Can't Edit Without A License From Amazon

from the where's-the-innovation? dept

theodp writes “A day after criticism prompted the European Parliament to postpone voting on a controversial software-patents directive, the USPTO granted another single-action ordering patent to Amazon that also covers the use of buttons to expand/collapse sections of a form, as well as the use of an EDIT button to (you guessed it!) present data to the user for editing.” Theodp likes to submit every single patent that Amazon is granted, and has a clear anti-Amazon bias. However, in this case, the patent does seem particularly questionable.

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Comments on “Can't Edit Without A License From Amazon”

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Beck says:

Business Process Patents

Why is this just now becoming an issue? Were business process patents and software patents not allowed before? What would happen if the first person to computerize a manual task was granted a patent? What if IBM had patented computerized accounts receivable, accounts payable or inventory tracking? What if someone had patented the process of logging into a web site? What if someone patented an Internet system whereby a moderator posts news stories and readers post comments about those stories?
Just because you computerize a manual process you should not receive a patent. At most you should receive a copyright so that your competitors have to write the code from scratch instead of copying yours.

Ed Halley says:

No Subject Given

Furthermore, just because someone applies for a patent on something obvious, and just because they are granted the patent, doesn’t mean doom for everyone.

Amazon caught a lot of PR flak when they wielded their one-click patent as an offensive weapon. If they did that with every patent, or if their CEO never noticed the negative reaction to their maneuver, then I’d have a big problem with it.

However, many companies file for patents on as many things as possible, as a defense. Microsoft, for all the acrimony against them, has been pretty good about their patent holdings. IBM is wielding patents as a defensive countersuit to the SCO idiocy.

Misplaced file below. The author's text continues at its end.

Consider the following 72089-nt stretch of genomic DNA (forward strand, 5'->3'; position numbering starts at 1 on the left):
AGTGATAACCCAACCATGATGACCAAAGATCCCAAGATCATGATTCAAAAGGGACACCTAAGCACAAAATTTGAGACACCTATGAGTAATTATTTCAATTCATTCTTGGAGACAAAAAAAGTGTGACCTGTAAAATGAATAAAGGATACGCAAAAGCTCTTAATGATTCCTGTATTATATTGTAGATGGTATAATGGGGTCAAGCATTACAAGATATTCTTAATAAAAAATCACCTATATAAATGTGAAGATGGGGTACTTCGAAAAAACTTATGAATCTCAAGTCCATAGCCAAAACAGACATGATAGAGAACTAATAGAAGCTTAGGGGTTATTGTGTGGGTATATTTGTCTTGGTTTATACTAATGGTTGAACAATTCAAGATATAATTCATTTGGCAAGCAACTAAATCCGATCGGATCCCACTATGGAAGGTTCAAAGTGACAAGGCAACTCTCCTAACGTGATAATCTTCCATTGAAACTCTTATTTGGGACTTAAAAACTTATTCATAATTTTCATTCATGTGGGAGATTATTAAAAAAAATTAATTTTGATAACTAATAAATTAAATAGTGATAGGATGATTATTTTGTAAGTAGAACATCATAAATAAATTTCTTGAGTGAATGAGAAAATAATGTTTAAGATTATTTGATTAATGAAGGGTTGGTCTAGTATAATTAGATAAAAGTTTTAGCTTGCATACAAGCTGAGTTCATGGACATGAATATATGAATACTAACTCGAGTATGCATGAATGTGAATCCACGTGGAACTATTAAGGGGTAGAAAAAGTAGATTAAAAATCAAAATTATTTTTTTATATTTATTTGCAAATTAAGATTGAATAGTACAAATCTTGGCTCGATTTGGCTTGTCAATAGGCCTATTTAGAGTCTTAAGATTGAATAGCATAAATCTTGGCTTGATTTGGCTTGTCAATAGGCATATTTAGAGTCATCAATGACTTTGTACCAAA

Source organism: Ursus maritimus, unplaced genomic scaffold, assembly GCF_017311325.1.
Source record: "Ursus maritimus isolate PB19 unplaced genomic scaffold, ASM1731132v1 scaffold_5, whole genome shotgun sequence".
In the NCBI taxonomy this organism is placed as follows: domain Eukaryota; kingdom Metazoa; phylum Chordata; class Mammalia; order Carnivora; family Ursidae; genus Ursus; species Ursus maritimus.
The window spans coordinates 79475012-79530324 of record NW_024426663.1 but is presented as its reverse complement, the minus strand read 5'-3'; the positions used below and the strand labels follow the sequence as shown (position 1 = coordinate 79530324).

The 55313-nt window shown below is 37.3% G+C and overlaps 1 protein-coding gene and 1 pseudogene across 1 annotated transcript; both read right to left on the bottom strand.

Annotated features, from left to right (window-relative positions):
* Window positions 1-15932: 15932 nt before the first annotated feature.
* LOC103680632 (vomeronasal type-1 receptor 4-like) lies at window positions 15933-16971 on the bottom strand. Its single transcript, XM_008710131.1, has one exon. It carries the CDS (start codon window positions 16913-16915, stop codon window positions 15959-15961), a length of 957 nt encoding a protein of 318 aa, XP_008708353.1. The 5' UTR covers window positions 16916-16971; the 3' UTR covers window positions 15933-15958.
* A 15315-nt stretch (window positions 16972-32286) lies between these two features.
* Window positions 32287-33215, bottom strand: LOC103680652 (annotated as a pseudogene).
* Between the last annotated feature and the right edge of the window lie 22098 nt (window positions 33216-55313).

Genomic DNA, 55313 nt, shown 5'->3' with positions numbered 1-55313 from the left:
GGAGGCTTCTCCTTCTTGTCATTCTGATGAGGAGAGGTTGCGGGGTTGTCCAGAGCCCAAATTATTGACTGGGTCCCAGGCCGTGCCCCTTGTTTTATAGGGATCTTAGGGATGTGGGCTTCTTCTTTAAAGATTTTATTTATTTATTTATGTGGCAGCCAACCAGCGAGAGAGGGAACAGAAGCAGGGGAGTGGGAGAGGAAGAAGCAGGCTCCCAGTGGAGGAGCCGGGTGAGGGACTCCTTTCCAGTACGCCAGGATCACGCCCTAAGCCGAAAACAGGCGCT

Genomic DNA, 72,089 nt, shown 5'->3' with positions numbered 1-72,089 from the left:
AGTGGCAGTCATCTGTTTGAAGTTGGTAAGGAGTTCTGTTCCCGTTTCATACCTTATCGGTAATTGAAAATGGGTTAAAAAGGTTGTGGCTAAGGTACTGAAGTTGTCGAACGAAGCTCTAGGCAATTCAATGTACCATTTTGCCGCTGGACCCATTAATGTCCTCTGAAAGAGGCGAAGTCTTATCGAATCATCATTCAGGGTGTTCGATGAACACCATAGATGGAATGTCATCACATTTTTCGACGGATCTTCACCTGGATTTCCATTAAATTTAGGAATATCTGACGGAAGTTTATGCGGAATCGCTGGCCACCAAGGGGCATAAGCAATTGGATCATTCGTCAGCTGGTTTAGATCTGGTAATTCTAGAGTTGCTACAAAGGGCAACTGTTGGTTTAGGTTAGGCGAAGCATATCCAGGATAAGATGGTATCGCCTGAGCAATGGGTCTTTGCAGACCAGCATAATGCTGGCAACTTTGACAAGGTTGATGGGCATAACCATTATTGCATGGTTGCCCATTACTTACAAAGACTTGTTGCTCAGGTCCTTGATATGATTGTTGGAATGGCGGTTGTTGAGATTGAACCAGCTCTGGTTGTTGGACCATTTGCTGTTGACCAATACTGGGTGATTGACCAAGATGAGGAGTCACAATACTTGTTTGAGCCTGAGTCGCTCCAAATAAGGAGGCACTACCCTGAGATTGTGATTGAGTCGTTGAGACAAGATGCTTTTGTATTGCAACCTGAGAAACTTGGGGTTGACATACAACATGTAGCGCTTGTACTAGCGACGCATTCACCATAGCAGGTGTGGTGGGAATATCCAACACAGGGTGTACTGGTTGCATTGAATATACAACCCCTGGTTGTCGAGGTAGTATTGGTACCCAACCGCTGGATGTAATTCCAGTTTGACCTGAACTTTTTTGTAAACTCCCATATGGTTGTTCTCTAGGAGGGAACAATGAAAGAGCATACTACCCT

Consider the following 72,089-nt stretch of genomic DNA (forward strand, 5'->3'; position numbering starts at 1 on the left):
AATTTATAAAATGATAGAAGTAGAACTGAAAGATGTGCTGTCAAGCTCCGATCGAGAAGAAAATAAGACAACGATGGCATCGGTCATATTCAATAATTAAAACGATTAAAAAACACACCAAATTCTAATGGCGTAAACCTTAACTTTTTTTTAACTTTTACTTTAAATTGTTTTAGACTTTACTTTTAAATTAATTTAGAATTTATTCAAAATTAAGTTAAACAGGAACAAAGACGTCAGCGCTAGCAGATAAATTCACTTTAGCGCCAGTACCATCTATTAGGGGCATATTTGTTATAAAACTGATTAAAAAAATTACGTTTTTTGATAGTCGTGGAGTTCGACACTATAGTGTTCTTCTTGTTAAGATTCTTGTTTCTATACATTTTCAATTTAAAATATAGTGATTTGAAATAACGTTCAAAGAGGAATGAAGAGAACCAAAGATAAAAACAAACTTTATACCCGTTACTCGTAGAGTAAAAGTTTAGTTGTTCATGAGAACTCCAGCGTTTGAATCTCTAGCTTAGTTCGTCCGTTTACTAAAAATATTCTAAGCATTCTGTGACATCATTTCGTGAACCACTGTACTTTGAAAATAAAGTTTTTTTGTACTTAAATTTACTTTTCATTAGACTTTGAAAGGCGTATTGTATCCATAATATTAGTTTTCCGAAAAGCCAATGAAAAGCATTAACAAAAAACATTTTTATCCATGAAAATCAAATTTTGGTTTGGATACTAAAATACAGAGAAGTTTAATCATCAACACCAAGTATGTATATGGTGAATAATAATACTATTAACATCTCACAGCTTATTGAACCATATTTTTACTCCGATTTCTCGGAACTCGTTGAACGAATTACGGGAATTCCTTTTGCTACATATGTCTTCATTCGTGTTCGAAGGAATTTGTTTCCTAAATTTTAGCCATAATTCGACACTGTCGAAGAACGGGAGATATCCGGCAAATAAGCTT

If the USPTO is going to grant stupid patents on obvious things, and if the courts are going to assume validity on stupid patents, then the companies have to protect themselves somehow.

Zonker (user link) says:

Re: No Subject Given

If the USPTO is going to grant stupid patents on obvious things, and if the courts are going to assume validity on stupid patents, then the companies have to protect themselves somehow.

How about by channeling some of that lobbyist money into reforming the patent system so that software and business processes aren’t patentable.

IBM can stave off Microsoft with a patent arsenal. Amazon can stave off eBay, or whatever — but all of these companies are vulnerable to suits from “companies” that are nothing more than a front for patent suits. Microsoft, Amazon and eBay have each been bitten recently by patents that are absurd — for millions of dollars each.

It’s time to reform the system, not just shrug it off like it’s not a big deal.

Brandon says:

Re: Defensive Patents

Bezos has often said that Amazon intends to acquire a large patent portfolio for defensive purposes. However, I still cannot acquiesce to a patent being granted for something that clearly does not meet the standard of patentability (i.e. non-obvious extension to prior art).
Bezos’s intentions could be all well and good, but his patents could easily outlast him as CEO. Is Amazon’s next CEO going to be so benevolent? What if Amazon gets in deep trouble financially? The primary duty of a CEO is to serve the shareholders. Right now, enforcing the patents arguably does not serve the shareholders, because of the ill-will that would be a product of enforcement. However, if a day came when Amazon had no other way of making money, then the CEO has no choice but to enforce the patents, or potentially worse, assign them to someone else in a bankruptcy sale.

Anonymous Coward says:

Re: using patents defensively

.. is a laughable statement from someone who obviously was born yesterday.

At the very least, the person making such a statement wasn’t around in the last decade, before a certain company’s vandalism and advertising-rewritten-as-linux-development somehow caused the dope smoking linux-heads to forget what an 800-lb gorilla smells like.

The destruction, when the dragon wakes up again, will be bittersweet.

Gene (user link) says:

Re: No Subject Given

Agreed. But note also that patent licensing is increasingly viewed as a strategic and highly profitable business by the major technology companies. IBM’s patent licensing revenue is estimated at $1B per year, and the margins are really attractive compared to say, selling PCs.

So the financial incentives to amass and wield a large patent portfolio are great, and I expect we’ll see more companies becoming more aggressive in pursuing license revenue to support their weaker, increasingly commoditized business models.

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